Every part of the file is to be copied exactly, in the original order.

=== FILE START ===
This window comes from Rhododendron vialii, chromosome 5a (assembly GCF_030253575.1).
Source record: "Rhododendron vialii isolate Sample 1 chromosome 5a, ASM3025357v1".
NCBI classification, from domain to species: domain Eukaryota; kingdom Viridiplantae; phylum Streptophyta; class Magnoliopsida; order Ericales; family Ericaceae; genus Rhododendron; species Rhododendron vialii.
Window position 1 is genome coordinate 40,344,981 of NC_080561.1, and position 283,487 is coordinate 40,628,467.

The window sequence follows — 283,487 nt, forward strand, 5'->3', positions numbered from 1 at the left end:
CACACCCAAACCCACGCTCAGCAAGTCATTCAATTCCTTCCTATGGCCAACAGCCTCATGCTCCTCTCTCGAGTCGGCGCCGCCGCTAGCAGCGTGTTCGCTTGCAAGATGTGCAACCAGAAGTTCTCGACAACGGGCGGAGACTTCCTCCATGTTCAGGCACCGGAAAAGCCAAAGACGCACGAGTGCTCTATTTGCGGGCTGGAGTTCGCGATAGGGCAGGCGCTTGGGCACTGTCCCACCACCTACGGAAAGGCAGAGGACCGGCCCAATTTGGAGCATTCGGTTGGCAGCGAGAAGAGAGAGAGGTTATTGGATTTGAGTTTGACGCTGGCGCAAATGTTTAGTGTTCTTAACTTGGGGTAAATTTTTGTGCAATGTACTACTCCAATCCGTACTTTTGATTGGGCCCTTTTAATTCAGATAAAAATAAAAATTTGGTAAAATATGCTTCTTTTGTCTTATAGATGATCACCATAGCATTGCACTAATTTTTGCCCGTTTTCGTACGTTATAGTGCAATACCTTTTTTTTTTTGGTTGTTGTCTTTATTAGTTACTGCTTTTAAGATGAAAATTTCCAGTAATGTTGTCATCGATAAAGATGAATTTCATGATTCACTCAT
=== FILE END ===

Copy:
This window comes from Rhododendron vialii, chromosome 5a (assembly GCF_030253575.1).
Source record: "Rhododendron vialii isolate Sample 1 chromosome 5a, ASM3025357v1".
NCBI classification, from domain to species: domain Eukaryota; kingdom Viridiplantae; phylum Streptophyta; class Magnoliopsida; order Ericales; family Ericaceae; genus Rhododendron; species Rhododendron vialii.
Window position 1 is genome coordinate 40,344,981 of NC_080561.1, and position 283,487 is coordinate 40,628,467.

The window sequence follows — 283,487 nt, forward strand, 5'->3', positions numbered from 1 at the left end:
CACACCCAAACCCACGCTCAGCAAGTCATTCAATTCCTTCCTATGGCCAACAGCCTCATGCTCCTCTCTCGAGTCGGCGCCGCCGCTAGCAGCGTGTTCGCTTGCAAGATGTGCAACCAGAAGTTCTCGACAACGGGCGGAGACTTCCTCCATGTTCAGGCACCGGAAAAGCCAAAGACGCACGAGTGCTCTATTTGCGGGCTGGAGTTCGCGATAGGGCAGGCGCTTGGGCACTGTCCCACCACCTACGGAAAGGCAGAGGACCGGCCCAATTTGGAGCATTCGGTTGGCAGCGAGAAGAGAGAGAGGTTATTGGATTTGAGTTTGACGCTGGCGCAAATGTTTAGTGTTCTTAACTTGGGGTAAATTTTTGTGCAATGTACTACTCCAATCCGTACTTTTGATTGGGCCCTTTTAATTCAGATAAAAATAAAAATTTGGTAAAATATGCTTCTTTTGTCTTATAGATGATCACCATAGCATTGCACTAATTTTTGCCCGTTTTCGTACGTTATAGTGCAATACCTTTTTTTTTTTGGTTGTTGTCTTTATTAGTTACTGCTTTTAAGATGAAAATTTCCAGTAATGTTGTCATCGATAAAGATGAATTTCATGATTCACTCAT